Future Apple Watch Will Gain Blood Pressure Monitoring, Patent Hints

Apple Watch Series 5 Concept Renders 1 Credit: EverythingApplePro
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Rumors repeatedly suggest Apple has bigger and better plans for the Apple Watch, especially when it comes to measuring your health.

A new patent hints that Apple may be developing technology that lets the Apple Watch or a similar wrist-worn device measure blood pressure.

The Apple Watch has already been used to measure blood pressure, but those apps require a blood pressure cuff. The cuff fits around an arm or wrist and communicates via Bluetooth to the watch app. This method works, but it takes several steps and, quite frankly, is cumbersome to use. As a result, people are not very likely to take their blood pressure.

Apple’s solution, titled “Pressure measurement designs,” would measure blood pressure using sensors embedded directly into the Apple Watch. The hardware and the accompanying Apple Watch software would measure blood pressure and analyze the data coming from the watch.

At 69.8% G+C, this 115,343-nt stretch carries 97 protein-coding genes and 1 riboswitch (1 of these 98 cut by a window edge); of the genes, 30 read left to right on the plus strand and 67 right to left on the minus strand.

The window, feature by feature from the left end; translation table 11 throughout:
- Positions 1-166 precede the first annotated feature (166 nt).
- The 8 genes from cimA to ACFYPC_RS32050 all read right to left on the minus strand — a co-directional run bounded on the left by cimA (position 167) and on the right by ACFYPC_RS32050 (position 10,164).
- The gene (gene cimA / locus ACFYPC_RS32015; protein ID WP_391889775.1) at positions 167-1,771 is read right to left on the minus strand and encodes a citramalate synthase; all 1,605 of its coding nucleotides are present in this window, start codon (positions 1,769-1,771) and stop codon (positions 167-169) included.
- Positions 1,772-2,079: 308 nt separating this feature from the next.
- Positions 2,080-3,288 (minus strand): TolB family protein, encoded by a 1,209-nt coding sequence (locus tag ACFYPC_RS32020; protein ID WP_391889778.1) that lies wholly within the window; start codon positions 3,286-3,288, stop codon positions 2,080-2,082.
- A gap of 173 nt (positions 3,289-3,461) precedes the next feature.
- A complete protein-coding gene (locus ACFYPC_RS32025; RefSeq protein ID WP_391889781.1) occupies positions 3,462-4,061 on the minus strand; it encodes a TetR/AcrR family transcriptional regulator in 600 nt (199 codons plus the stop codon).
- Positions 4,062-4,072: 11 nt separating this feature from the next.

Users would not need to wear a cuff or buy any additional hardware to take this vital health metric.

Apple could monitor changes in blood pressure, looking for signs of hypertension (elevated blood pressure), which can cause severe health conditions such as heart disease and stroke. It also could combine heart rate with blood pressure to offer a more comprehensive look at a person’s cardiovascular health.

“Measuring pressure may be useful in monitoring one or more user parameters,” writes Apple in the patent. “For example, blood pressure measurements may be a helpful user parameter to measure as elevated blood pressure (a.k.a. hypertension) may be an indicator for potential health issues.”


Because a person’s blood pressure can be measured directly from the Apple Watch, it increases the likelihood people will measure their blood pressure regularly.

Apple possibly could even measure blood pressure in the background as it does with heart rate. This data then can be analyzed by Apple Health or shared with a person’s physician.

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